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A Magazine for Sheffield

Harry Nixon-Kneale "I want to create a home for queer artists in Sheffield"

Ahead of his first solo show at Gut Level, we meet the young Sheffield painter who repurposes pornography and puts the sex back in sexuality.

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Nixon-Kneale in the studio with some of the pieces from his exhibition, Harder.

Born and bred in Sheffield, painter Harry Nixon-Kneale only just started his MA at Hallam but has already landed his first solo show at Gut Level, the queer arts collective that has just found a new home in the city centre. His work explores themes of identity, abuse and homophobia, but also – and most importantly to the 23-year-old – queer joy.

In his show Harder, Nixon-Kneale take frames from gay porn and transforms them into vivid, larger-than-life canvases – not unlike the still of the bloodied nurse from Battleship Potemkin that Francis Bacon painted again and again. Other works see the devil take up residency in a poppers-fuelled cruise bar, while boys in balaclavas receive blowjobs amid fields of pure colour.

We spoke to Nixon-Kneale ahead of his launch party on Thursday (1 December) about unorthodox studio methods, his Handsworth upbringing and why he hopes queer people of all stripes can find a home in his work.

Tell us a bit about yourself.

I was born and raised in Handsworth. My mum was working at Asda, but decided to quit that and train to become a nurse while single-handedly raising me. If it wasn’t for the support of my mum always telling me to chase my dreams, I guess I wouldn’t be here now. I went through Catholic education, which was good in some ways but traumatising at the same time.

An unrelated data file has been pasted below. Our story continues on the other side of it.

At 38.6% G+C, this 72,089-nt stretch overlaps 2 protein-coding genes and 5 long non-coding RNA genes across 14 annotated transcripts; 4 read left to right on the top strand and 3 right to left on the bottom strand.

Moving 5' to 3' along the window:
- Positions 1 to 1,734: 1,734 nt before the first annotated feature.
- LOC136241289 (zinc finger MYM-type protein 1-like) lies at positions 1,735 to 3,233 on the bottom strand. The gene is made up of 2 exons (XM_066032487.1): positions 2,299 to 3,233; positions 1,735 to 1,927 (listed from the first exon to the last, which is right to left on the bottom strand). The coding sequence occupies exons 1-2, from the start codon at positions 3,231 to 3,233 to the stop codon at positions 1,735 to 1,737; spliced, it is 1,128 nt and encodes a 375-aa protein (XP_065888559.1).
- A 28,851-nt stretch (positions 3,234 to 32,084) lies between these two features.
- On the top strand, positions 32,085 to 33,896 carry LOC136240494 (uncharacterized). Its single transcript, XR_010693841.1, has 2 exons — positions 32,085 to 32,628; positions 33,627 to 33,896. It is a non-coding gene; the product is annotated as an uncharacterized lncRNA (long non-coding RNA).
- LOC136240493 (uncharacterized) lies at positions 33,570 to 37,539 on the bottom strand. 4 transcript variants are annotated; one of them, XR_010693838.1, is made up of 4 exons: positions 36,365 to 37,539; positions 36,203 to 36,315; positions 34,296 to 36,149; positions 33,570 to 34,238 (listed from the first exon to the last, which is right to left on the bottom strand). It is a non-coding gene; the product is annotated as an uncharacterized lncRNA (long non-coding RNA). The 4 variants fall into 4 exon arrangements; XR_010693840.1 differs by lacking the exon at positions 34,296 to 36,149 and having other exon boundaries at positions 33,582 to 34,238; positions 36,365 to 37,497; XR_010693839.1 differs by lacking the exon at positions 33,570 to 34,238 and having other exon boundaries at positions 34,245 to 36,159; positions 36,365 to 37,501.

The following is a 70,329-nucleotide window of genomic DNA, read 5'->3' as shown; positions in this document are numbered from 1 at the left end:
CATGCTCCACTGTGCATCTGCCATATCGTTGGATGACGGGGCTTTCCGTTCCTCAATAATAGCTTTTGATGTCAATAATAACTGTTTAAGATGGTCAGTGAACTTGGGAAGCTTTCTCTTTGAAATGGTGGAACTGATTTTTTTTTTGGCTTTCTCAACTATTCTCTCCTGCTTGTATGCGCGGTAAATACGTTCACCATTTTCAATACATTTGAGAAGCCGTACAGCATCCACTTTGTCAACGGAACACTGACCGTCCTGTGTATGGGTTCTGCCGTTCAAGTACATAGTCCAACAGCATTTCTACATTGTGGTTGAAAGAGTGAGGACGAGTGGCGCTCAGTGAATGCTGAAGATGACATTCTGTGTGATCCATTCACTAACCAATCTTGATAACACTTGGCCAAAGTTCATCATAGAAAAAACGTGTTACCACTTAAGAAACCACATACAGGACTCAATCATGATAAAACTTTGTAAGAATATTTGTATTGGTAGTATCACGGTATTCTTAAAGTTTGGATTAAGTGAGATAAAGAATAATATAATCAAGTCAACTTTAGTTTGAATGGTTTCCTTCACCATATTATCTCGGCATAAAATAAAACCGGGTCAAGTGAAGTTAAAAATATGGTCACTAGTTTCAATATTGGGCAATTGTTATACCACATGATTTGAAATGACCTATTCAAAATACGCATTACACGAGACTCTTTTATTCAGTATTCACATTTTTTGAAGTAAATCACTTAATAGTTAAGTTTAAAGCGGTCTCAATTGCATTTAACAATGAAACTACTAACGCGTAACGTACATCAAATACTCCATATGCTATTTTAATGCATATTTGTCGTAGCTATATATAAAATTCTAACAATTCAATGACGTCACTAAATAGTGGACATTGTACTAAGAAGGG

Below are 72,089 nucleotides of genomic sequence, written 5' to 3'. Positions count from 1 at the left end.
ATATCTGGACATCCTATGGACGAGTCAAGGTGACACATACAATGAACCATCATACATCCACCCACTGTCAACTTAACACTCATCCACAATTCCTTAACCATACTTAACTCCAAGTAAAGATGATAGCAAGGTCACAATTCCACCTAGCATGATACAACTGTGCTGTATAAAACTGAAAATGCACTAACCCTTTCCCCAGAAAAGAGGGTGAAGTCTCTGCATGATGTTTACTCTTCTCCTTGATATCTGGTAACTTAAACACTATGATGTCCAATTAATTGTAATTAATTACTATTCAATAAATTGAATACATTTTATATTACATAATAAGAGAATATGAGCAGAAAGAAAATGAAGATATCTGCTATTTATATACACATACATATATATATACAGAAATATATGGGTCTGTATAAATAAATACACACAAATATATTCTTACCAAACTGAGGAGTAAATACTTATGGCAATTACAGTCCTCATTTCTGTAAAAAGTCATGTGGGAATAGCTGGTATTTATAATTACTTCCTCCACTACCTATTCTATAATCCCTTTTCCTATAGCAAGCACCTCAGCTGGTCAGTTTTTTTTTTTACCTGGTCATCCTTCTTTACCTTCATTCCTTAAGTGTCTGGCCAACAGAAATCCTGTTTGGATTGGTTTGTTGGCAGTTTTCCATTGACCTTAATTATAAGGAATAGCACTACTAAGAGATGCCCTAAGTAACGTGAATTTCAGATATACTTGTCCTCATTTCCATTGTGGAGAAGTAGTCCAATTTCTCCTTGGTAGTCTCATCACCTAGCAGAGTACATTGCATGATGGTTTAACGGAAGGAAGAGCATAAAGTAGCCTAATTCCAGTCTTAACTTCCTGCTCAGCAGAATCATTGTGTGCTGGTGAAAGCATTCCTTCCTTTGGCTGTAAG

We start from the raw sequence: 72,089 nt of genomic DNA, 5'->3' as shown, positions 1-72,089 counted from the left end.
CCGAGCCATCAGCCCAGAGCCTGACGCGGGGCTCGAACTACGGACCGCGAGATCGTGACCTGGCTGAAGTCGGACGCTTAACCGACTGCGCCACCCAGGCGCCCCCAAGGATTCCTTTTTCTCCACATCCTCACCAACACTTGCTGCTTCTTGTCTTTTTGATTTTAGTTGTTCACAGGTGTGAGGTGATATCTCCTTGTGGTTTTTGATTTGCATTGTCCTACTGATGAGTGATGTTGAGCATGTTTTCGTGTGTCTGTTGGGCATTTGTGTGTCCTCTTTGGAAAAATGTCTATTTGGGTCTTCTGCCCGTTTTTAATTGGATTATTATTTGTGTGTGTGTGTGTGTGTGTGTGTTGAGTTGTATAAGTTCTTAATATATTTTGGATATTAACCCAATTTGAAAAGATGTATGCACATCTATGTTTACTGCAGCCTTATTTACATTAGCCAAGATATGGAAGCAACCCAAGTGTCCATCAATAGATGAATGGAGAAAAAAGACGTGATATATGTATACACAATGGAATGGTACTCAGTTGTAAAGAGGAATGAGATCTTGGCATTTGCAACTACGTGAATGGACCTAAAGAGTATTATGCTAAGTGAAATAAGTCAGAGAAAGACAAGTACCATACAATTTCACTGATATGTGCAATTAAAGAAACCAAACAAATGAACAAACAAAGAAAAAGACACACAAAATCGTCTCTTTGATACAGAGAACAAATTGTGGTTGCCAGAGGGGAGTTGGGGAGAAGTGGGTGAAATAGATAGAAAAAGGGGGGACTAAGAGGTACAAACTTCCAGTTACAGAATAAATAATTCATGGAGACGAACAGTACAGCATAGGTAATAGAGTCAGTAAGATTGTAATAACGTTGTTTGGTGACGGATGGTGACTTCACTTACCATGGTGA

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Harry Nixon-Kneale

I was singled out: I was the weird, slightly overweight, possibly gay kid. I was being called a faggot before I even knew what gay was. It took time to accept that and cherish it, which is what I do now.

Is making the work part of the healing process?

Yeah, it’s a very cathartic process. My previous practice was based around homophobia and the effect it’s had on me and other people. Now I feel like I’ve closed that chapter and I’m in a new chapter where I can actually start celebrating joy, and celebrating myself as a queer-identifying man.

What can people expect from Harder?

My new show is at Gut Level, which is really important to me. It’s a queer, non-profit organisation that hosts events from workshops to club nights. After a battle with the council and being shut down twice, they’ve come back stronger than ever. They’re planning on showing a different Sheffield-based artist every month, and I’m December’s. In the media, queer people are represented as sex-less creatures – they’re always the funny one, or the caring one.

My perspective is that we get to have the main character moment. I’m taking all of that and turning it into a joyful, humorous, tongue-in-cheek show which will feature sexually explicit artwork but with hidden meanings.

What was the process for making these pieces?

All the images in my show are found imagery from porn – videos that have been appealing to me! My process is that I’ll notice an interesting pose where someone’s having sex, or someone’s face is really animated – too animated for real life. That’s what’s appealing to me, because it’s not a true representation of sex. It’s staged, it’s filmed in a studio, and they’re actors. It’s a transactional process of sex – false pleasure.